World Bulletin/News Desk
China has fined GlaxoSmithKline Plc a record 3 billion yuan ($488.8 million) for paying bribes to doctors to use its drugs, the British company said on Friday, drawing to a close a corruption probe that rocked the pharmaceutical sector in China.
However, Briton Reilly will be deported and will not face jail time in China, a source with direct knowledge of the case said.
"Reilly will be deported so he won't be in detention in China," said the source, who declined to be named because of the sensitivity of the case.
The verdict, handed out behind closed doors in a single-day trial according to Xinhua, is the culmination of a Chinese probe into the British drug maker which Chinese authorities made public in July last year.
Chinese police said then that the firm had funnelled up to 3 billion yuan, exactly the same amount as the fine, to travel agencies to facilitate bribes to doctors and officials.
GSK said the activities by the firm's China unit were a "clear breach" of GSK's governance and compliance procedures.
"Reaching a conclusion in the investigation of our Chinese business is important, but this has been a deeply disappointing matter for GSK. We have and will continue to learn from this," GSK CEO, Andrew Witty, said in the statement.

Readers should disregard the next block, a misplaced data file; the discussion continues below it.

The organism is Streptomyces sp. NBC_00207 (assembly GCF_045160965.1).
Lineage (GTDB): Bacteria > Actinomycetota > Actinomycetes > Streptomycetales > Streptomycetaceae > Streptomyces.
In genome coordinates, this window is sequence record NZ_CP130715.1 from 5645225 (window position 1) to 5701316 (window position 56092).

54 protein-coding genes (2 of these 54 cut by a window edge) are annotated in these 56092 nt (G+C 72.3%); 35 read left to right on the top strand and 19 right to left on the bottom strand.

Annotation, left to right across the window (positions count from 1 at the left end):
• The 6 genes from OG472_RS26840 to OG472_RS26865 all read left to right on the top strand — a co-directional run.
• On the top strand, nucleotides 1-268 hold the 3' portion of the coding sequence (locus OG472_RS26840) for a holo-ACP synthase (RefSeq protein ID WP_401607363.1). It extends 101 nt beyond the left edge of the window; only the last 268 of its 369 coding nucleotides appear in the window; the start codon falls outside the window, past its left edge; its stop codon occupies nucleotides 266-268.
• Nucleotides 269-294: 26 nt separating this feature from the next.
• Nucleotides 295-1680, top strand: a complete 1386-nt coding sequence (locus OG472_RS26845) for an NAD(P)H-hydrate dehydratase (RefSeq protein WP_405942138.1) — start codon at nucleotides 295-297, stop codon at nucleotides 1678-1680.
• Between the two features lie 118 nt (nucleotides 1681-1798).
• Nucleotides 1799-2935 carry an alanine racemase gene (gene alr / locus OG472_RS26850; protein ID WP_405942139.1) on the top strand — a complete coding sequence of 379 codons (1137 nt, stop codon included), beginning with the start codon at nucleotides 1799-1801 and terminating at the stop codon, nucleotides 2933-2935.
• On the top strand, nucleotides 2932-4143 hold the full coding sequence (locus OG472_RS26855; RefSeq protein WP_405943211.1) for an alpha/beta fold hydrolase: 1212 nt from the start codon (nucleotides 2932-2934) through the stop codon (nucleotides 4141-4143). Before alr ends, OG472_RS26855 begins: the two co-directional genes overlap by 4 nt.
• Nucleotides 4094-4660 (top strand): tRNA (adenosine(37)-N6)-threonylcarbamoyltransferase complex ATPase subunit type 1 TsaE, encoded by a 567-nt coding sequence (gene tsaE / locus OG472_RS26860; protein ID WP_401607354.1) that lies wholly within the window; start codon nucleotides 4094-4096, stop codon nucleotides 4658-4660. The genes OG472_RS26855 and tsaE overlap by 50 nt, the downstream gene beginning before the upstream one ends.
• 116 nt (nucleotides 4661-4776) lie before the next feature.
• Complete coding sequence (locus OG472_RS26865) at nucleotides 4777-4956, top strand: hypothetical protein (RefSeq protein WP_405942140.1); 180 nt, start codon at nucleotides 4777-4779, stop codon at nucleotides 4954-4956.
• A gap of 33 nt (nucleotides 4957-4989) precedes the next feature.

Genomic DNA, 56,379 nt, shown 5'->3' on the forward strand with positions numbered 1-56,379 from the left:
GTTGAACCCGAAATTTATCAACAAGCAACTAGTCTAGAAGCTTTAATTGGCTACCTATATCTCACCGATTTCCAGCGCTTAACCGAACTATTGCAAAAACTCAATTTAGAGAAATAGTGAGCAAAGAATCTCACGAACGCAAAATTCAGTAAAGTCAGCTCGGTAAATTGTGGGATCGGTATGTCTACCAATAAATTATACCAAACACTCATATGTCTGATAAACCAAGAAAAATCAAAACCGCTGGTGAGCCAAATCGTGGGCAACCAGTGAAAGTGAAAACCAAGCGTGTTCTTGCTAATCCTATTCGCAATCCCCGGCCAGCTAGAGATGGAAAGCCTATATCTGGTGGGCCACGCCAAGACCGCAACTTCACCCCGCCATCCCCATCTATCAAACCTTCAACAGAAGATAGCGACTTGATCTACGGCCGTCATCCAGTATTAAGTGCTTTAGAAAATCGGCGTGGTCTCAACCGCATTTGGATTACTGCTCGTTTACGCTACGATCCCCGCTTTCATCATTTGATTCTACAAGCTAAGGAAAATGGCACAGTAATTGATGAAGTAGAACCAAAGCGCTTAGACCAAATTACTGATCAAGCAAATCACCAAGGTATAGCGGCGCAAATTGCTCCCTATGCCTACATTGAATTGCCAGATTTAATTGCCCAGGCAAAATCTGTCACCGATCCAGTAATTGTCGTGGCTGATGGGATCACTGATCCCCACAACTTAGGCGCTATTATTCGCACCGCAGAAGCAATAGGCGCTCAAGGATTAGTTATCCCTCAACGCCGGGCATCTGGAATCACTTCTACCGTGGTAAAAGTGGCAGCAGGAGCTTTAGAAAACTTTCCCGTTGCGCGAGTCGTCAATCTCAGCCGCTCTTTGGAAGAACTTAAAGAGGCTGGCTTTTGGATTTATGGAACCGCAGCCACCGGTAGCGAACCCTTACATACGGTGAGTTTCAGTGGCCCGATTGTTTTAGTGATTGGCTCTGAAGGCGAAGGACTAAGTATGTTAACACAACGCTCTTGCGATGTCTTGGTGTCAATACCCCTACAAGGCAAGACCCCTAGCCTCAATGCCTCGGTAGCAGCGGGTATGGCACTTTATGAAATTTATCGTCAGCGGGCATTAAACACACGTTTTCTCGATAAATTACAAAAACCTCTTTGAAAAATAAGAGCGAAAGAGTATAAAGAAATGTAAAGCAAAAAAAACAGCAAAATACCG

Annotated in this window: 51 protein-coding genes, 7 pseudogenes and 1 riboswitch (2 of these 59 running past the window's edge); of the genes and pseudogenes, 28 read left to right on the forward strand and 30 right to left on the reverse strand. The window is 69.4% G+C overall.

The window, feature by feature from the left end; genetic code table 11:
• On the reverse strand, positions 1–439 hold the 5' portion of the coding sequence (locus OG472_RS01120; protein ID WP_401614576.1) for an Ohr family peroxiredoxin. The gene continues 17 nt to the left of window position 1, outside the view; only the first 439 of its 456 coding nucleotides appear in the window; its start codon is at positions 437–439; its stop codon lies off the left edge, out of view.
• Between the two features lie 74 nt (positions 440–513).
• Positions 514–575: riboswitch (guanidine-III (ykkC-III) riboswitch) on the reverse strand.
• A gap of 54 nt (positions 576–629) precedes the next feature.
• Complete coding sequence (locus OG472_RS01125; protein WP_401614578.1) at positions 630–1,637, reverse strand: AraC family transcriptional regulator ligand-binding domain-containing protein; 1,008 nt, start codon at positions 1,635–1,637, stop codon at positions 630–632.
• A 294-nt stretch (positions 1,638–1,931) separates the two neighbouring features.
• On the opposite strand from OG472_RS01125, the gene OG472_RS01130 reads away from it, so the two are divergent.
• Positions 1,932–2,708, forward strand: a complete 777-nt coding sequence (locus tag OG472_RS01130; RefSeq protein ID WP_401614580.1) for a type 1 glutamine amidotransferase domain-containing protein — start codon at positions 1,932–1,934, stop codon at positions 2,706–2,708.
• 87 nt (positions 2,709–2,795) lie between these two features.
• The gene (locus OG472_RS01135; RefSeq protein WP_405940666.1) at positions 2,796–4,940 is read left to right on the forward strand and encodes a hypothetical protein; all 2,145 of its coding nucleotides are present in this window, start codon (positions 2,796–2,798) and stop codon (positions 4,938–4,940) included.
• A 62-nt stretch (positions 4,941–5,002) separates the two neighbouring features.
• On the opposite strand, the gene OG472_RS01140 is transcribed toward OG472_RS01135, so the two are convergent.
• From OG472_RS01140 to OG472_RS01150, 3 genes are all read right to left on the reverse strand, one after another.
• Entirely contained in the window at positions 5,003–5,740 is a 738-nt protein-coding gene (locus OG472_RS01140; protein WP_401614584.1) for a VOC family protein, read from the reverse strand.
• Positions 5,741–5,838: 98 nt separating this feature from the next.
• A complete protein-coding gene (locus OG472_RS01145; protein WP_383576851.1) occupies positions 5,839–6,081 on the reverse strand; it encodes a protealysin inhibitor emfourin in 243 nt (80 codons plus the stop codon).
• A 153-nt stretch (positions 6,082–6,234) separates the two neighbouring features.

The case is the biggest corruption scandal to hit a foreign company in China since the Rio Tinto affair in 2009, which resulted in four executives, including an Australian, being jailed for between seven and 14 years.
The judgment on Friday took many people by surprise, partly because Chinese authorities did not make the date of the trial public in advance. Police handed proposed charges to the country's prosecutors in May.
Under Chinese criminal law, bribery by a corporate unit can lead to a large fine and jail sentence for the unit's head.
"GSK Plc has reflected deeply and learned from its mistakes, has taken steps to comprehensively rectify the issues identified at the operations of GSKCI, and must work hard to regain the trust of the Chinese people," GSK said in a written apology.
Future commitments include investment in Chinese science and improved access to medicines across the country through greater expansion of production and flexible pricing, it said.
Shares in the company were slightly higher on Friday, despite the Chinese news, as the market took the penalty in its stride. A fine had been widely expected and the $489 million hit will be relatively manageable for a company with a market value of $113 billion.
"GlaxoSmithKline will hope that this will draw a line under events in China, but it will take time for its Chinese commercial operations to recover," said Mick Cooper, analyst at Edison Investment Research in London.
GSK faces investigations into its overseas practices by U.S. and British authorities. Those investigations continue and could result in further penalties for the group.
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